Fear and Loathing in Las Vegas is widely considered to be the best adaptation of a Hunter S. Thompson book, but there can be no bigger love letter to the late author than The Rum Diary. Written and directed by Bruce Robinson, The Rum Diary draws in Thompson’s language, ideology, and attitude. The film meanders through episodic misadventures and provides mere snapshots of supporting characters, but these weaknesses become strengths because they stay true to the subtext and tone of the story. The only misstep is the lack of chemistry in the relationship between the two lead characters, but for the most part, the movie always knows where to stumble.
Set in 1960, The Rum Diary follows despondent novelist and journalist Jack Kemp (Johnny Depp) who comes to Puerto Rico to take a job at a dying newspaper, but his true goal is to do as much drinking and avoid as much hard work as possible. Kemp strikes up a relationship with fellow journalist Bob Sala (Michael Rispoli) but various forces keep drawing Kemp in different directions. His editor Lotterman (Richard Jenkins) wants Kemp to help revitalize the paper, the greedy and amoral real estate developer Sanderson (Aaron Eckhart) wants Kemp to be a PR stooge so Sanderson can seize control of a local island, and Sanderson’s girlfriend Chenault (Amber Heard) wants Kemp or she wants him wrapped around her finger.
The Rum Diary carries some heavy ideas: the nature of the predatory upper class, a critique of American ideals, and the power of the written word. But more than anything, The Rum Diary examines how passion can teach, it can embolden, it can guide, but it cannot and should not be controlled. Only through losing himself in Puerto Rico can Kemp find his voice. It’s not simply a matter of building experiences, but looking at the perspectives of others so you can better understand your own. Lotterman’s journalistic apathy and Sanderson’s unbridled avarice help to illuminate Kemp’s path even though he wasn’t looking to be enlightened.
But the subtext never becomes heavy handed because Robinson lets the story unfold at its own pace and, more importantly, he lets it be fun. Hunter S. Thompson could cut through bullshit like few others, but he was also damn funny. The Rum Diary has an overarching narrative, but it lives in the bizarre and humorous misadventures of Kemp and Sala. Every night they seem to have another great story, but they’re never out to find one. It just happens that you get chased down by a bunch of angry Puerto Ricans and your only defense is to use grain alcohol for the purpose of fire-breathing. Sometimes you bet your future on cockfighting. And some nights you get high on the drugs the government gives communists and through the hallucinations you scream “Your tongue is an accusatory giblet!” The episodic approach causes the story to meander and occasionally drag, but it’s the only way to stay true to the overall theme.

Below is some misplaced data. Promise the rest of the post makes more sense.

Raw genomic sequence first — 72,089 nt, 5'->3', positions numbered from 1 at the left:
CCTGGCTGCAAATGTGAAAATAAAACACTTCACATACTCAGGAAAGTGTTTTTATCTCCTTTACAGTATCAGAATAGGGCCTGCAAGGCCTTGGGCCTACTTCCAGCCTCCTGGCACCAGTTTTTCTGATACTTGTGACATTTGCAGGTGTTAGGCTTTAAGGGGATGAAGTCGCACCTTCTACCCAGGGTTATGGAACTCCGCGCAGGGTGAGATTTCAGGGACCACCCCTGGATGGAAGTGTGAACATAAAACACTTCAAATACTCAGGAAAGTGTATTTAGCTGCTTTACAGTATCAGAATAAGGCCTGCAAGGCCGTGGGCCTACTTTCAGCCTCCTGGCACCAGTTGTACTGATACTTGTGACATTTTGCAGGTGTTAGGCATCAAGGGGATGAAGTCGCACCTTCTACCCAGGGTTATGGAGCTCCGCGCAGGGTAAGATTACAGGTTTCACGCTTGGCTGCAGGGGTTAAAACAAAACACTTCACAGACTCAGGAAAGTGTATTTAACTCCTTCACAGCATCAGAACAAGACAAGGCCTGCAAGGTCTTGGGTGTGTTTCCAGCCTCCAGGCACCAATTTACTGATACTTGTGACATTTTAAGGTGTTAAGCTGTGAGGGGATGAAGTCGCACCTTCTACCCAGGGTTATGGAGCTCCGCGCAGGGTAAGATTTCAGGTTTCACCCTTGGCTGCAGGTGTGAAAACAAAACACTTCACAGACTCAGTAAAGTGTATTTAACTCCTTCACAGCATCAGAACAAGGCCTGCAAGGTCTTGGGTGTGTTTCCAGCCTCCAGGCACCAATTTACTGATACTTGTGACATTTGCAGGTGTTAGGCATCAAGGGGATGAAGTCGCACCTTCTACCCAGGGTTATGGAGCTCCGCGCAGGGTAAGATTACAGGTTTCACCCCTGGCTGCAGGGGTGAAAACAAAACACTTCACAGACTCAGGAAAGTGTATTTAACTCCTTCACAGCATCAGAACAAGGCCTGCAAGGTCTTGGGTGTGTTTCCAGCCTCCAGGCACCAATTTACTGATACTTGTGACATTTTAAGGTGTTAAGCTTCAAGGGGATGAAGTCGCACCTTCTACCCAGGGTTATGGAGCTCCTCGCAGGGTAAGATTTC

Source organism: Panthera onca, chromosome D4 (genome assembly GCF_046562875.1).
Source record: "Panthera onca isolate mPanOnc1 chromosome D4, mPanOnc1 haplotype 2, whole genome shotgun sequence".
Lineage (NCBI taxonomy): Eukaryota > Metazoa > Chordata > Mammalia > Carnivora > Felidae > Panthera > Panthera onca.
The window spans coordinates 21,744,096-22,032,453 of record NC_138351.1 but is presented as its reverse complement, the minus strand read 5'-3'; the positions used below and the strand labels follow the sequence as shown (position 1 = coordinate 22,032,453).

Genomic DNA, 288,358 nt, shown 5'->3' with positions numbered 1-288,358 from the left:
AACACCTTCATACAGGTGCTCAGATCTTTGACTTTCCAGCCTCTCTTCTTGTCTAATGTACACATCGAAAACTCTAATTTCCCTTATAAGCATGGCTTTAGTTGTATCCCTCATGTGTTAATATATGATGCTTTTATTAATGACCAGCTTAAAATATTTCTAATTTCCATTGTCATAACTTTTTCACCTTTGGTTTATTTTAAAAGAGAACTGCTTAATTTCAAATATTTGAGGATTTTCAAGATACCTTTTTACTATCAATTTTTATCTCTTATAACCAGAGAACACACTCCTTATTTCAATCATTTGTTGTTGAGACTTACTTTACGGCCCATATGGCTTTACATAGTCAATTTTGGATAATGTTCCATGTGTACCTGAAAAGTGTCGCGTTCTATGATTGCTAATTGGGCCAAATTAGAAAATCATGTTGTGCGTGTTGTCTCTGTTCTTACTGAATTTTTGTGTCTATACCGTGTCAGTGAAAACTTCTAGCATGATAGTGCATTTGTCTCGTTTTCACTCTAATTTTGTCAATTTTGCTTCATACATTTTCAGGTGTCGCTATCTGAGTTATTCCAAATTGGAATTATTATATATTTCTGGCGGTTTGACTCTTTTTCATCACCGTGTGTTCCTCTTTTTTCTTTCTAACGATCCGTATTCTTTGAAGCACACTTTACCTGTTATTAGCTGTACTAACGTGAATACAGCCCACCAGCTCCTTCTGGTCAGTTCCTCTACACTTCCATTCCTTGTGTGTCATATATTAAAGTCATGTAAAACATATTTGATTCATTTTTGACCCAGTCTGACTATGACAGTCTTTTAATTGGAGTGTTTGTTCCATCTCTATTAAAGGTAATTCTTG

The same holds true to character development. Lotterman, Sanderson, Sanderson’s girlfriend and Kemp’s lust-interest Chenault (Amber Heard), and Kemp’s alcoholic-in-extremis colleague Moburg (Giovanni Ribisi) all have something to contribute to Kemp’s development, but Robinson isn’t interested in separately fleshing out the supporting characters. They’re symbols that have enough personality to feel like real people. The important characters are Kemp and Sala ,and separately, Depp and Rispoli do a fine job. There’s a little bit of Depp’s Fear and Loathing performance in Kemp but not to the point where it feels like a re-tread; Kemp’s tale is more like an origin story for where Thompson would be by the time of Fear and Loathing. Rispoli perfectly plays Sala’s world-weariness and provides enough energy that we believe he would come along for the ride. But the chemistry between the two characters never really clicks, which is a problem because it’s the key relationship in the film. Kemp and Sala’s friendship is serviceable enough, and while you can tell there’s a mutual respect between the characters, it rarely feels like there’s much camaraderie.
Thankfully, there’s enough energy in the relationship to carry it through the winding narrative. The Rum Diary knows where it wants to go, but it’s in no rush to get there. The movie doesn’t second-guess Thompson, but it never feels so slavishly faithful that it lacks a personality of its own. The best honor it provides to Thompson’s memory is that it allows his words and beliefs to transcend the tribute.